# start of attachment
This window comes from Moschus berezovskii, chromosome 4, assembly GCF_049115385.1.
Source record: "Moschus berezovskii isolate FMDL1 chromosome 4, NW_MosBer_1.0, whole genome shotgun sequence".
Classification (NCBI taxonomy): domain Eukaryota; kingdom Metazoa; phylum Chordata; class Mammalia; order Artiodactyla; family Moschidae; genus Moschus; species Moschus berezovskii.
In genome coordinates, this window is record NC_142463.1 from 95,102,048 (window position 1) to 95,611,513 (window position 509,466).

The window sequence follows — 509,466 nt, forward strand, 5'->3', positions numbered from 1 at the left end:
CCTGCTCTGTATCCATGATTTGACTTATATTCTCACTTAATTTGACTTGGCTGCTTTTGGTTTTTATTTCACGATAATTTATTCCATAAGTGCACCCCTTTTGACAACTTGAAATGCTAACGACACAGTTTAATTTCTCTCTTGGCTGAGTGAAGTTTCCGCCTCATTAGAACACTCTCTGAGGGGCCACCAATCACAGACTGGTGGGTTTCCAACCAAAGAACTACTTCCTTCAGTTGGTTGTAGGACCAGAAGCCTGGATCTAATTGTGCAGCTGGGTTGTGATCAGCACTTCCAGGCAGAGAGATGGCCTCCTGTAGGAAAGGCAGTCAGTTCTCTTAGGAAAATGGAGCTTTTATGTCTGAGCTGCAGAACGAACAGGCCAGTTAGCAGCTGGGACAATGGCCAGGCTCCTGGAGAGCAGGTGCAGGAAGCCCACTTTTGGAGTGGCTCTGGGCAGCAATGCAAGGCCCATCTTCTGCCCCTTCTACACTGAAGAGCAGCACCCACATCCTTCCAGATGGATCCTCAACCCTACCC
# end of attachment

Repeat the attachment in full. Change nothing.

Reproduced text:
This window comes from Moschus berezovskii, chromosome 4, assembly GCF_049115385.1.
Source record: "Moschus berezovskii isolate FMDL1 chromosome 4, NW_MosBer_1.0, whole genome shotgun sequence".
Classification (NCBI taxonomy): domain Eukaryota; kingdom Metazoa; phylum Chordata; class Mammalia; order Artiodactyla; family Moschidae; genus Moschus; species Moschus berezovskii.
In genome coordinates, this window is record NC_142463.1 from 95,102,048 (window position 1) to 95,611,513 (window position 509,466).

The window sequence follows — 509,466 nt, forward strand, 5'->3', positions numbered from 1 at the left end:
CCTGCTCTGTATCCATGATTTGACTTATATTCTCACTTAATTTGACTTGGCTGCTTTTGGTTTTTATTTCACGATAATTTATTCCATAAGTGCACCCCTTTTGACAACTTGAAATGCTAACGACACAGTTTAATTTCTCTCTTGGCTGAGTGAAGTTTCCGCCTCATTAGAACACTCTCTGAGGGGCCACCAATCACAGACTGGTGGGTTTCCAACCAAAGAACTACTTCCTTCAGTTGGTTGTAGGACCAGAAGCCTGGATCTAATTGTGCAGCTGGGTTGTGATCAGCACTTCCAGGCAGAGAGATGGCCTCCTGTAGGAAAGGCAGTCAGTTCTCTTAGGAAAATGGAGCTTTTATGTCTGAGCTGCAGAACGAACAGGCCAGTTAGCAGCTGGGACAATGGCCAGGCTCCTGGAGAGCAGGTGCAGGAAGCCCACTTTTGGAGTGGCTCTGGGCAGCAATGCAAGGCCCATCTTCTGCCCCTTCTACACTGAAGAGCAGCACCCACATCCTTCCAGATGGATCCTCAACCCTACCC